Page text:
Enquire allowed me to understand what my child was entitled to educationally and how the school should be supporting my son – helped relieve my anxieties.
Working well with parents and carers
In this post we focus on what school staff can do to contribute to positive relationships with parents. Using information from the Supporting Children’s Learning Code of Practice and National Parent Forum of Scotland’s Plea from Parents we’ve pulled together tips for staff to help parents feel listened to, valued and able to take part in meetings.
Needs of families
- Provide details of the named person parents and carers can talk to, and the best way to get in touch with them, if they want to share information that might help the child in school or raise a concern.
- Consider the issues that a family might be dealing with. Issues such as transport, poverty, housing, family illness, respite care may all have an impact on a child’s learning. If you are aware of services that may be help them (such as Enquire, Carers Scotland, Citizens Advice Scotland) pass on this information.
- Speak to parents and carers about the dates and times that work for them to attend meetings. Families may have to organise childcare or work commitments to attend school meetings.
- Provide information about what will be discussed at meetings in advance. This will help parents feel prepared. Avoid last minute additions.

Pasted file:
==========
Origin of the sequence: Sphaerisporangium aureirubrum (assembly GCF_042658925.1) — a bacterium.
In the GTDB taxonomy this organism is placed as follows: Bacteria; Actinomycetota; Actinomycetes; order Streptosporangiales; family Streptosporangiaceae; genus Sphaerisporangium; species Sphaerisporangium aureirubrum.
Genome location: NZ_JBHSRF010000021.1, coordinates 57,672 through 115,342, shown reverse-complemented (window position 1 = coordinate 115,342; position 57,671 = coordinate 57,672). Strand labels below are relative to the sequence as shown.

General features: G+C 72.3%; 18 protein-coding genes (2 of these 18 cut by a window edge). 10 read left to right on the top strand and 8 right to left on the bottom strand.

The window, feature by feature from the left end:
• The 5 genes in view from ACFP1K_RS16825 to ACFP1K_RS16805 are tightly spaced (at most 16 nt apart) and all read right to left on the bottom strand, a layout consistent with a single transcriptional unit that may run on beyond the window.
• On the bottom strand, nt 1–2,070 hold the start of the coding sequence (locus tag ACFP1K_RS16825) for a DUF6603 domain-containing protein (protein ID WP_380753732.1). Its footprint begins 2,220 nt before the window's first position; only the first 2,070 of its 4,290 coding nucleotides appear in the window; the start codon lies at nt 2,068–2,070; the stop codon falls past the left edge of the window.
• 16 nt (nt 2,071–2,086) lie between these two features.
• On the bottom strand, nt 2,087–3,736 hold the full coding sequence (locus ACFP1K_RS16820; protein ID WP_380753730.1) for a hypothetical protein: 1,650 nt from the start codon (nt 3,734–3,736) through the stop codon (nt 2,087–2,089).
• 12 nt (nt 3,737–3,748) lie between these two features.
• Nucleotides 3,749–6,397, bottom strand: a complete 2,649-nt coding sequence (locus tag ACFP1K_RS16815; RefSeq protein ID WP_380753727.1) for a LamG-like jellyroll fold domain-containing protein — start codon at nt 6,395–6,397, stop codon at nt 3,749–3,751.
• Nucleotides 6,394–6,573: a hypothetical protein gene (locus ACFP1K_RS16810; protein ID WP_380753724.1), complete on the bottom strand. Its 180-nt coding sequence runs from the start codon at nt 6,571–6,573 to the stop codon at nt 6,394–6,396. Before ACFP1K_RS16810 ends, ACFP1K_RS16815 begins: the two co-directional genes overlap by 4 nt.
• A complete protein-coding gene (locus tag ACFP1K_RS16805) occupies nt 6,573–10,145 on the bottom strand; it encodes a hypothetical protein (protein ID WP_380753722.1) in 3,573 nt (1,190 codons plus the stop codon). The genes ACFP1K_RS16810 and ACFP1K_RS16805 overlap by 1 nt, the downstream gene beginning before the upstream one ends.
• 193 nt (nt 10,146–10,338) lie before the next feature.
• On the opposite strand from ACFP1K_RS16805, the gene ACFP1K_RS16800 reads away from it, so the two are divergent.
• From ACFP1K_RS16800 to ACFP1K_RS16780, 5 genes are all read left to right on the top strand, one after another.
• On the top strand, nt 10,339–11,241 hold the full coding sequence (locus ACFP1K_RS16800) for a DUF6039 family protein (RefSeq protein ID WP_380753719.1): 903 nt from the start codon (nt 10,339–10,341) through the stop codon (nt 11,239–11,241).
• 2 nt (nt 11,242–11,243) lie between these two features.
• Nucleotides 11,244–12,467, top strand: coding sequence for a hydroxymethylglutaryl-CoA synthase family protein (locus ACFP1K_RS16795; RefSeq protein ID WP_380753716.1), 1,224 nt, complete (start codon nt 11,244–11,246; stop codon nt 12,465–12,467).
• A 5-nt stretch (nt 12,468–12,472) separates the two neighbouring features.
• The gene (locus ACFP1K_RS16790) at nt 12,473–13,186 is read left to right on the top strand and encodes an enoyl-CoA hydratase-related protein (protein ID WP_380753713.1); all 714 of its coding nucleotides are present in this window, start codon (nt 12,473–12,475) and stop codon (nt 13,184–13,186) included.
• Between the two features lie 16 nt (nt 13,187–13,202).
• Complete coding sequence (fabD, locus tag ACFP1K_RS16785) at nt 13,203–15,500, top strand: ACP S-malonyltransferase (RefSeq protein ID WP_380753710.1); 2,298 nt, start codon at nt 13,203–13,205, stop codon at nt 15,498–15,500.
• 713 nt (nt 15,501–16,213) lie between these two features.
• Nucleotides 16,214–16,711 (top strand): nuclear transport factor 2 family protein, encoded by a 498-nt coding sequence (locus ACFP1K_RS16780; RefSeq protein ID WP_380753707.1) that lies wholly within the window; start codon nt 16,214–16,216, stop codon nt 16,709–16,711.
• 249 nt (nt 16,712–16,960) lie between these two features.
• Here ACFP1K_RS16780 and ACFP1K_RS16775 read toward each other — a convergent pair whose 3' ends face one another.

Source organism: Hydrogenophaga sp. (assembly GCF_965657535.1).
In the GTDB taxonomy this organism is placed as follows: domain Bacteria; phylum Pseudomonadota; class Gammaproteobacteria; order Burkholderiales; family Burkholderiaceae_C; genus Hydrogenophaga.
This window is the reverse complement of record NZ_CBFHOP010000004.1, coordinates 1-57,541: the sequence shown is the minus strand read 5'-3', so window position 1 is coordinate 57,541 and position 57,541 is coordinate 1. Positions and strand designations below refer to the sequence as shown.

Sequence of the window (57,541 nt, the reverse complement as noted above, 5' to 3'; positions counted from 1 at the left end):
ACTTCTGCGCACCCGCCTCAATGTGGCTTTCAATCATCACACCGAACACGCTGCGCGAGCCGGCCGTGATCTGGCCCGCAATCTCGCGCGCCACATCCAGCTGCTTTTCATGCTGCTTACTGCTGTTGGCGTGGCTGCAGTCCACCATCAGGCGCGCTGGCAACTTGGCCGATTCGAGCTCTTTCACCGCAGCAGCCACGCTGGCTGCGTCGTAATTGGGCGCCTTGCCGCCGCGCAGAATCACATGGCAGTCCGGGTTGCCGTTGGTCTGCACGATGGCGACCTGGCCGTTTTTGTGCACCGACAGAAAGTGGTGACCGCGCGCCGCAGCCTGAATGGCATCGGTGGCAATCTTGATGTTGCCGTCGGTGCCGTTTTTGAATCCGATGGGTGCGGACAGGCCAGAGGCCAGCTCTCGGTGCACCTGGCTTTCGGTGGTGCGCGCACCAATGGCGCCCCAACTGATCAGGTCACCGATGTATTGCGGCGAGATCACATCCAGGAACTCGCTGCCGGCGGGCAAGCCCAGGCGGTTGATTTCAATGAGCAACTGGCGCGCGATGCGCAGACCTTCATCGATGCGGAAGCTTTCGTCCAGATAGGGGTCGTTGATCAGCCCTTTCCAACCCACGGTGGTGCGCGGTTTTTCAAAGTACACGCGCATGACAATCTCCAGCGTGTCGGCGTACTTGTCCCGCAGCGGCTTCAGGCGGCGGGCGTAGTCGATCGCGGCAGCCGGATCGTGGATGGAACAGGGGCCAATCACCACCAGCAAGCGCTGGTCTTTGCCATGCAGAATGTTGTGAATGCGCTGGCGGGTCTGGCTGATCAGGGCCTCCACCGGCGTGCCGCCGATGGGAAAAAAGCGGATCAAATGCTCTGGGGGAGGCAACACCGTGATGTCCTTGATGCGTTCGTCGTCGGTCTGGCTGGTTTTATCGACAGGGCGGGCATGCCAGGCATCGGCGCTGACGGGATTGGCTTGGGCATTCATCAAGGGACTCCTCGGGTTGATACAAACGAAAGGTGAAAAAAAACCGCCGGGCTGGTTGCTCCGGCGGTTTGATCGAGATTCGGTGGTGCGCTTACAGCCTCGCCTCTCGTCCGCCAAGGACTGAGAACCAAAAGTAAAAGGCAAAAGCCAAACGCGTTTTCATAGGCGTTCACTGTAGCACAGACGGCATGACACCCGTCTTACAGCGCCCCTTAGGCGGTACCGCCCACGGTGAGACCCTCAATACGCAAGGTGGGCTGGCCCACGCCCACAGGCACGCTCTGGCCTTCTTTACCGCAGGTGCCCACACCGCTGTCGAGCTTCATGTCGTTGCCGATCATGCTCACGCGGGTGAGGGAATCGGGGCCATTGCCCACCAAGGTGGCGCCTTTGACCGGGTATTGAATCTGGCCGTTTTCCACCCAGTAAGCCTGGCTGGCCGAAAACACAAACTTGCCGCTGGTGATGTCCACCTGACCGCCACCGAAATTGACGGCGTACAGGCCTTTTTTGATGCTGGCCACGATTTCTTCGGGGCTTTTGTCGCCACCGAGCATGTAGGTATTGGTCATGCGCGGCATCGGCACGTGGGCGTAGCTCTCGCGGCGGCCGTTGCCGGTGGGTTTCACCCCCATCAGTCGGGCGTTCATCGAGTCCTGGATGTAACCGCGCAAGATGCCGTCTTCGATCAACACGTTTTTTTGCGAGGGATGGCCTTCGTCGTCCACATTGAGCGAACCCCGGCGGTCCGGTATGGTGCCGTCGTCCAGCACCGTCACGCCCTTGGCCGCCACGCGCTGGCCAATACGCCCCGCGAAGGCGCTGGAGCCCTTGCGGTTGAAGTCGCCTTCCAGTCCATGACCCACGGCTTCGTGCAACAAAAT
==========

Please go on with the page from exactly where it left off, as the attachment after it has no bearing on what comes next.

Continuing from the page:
- Tell parents which professionals will be at the meetings and explain their role if they don’t know.
- Think about the language you use when talking to parents. Avoid jargon.
- Remind parents they can bring along a supporter or advocate to meetings.
- Share information and plans about a child with parents. Give families plenty of time to read it. Check before discussing a child or proposed support that they have understood the information. Think about whether they may need help to understand or read what has been shared.
- Try to arrange meeting rooms so that they are as informal and welcoming as possible. A row of professionals can be really scary.
- Show compassion. Parents may get emotional when talking about their child. (A box of hankies is useful. )
- Try to understand the family’s situation. Parents and carers may still be coming to terms with their child’s support needs or be struggling at home.
- Be flexible. Children and families needs may change and plans and support may need to adapt to meet their needs.
- Listen and take account of parents views. They may be able to offer solutions based on how a child behaves or responds at home.
- If families are not involved in the whole of a meeting, take the time to explain why and give them time to ask questions about what was discussed.
- Give parents time to ask questions at the end of a meeting and to make sure they have understood what has been discussed.
- At the end of the meeting outline what has been agreed and what they can expect to happen next. Give timescales, if appropriate, for when things will be put in place.
- If an action depends on other individuals or agencies not attending the meeting explain who will be responsible for taking forward this work.
- Remind parents of what they can do and appeal procedures if you are sharing decisions they may be unhappy with.
- If unplanned or unexpected changes to a child’s support need to be made (e.g. because a staff member is off or leaves) speak to the family and explain what has happened. Parents will cope better if they understand the reasons changes have been made.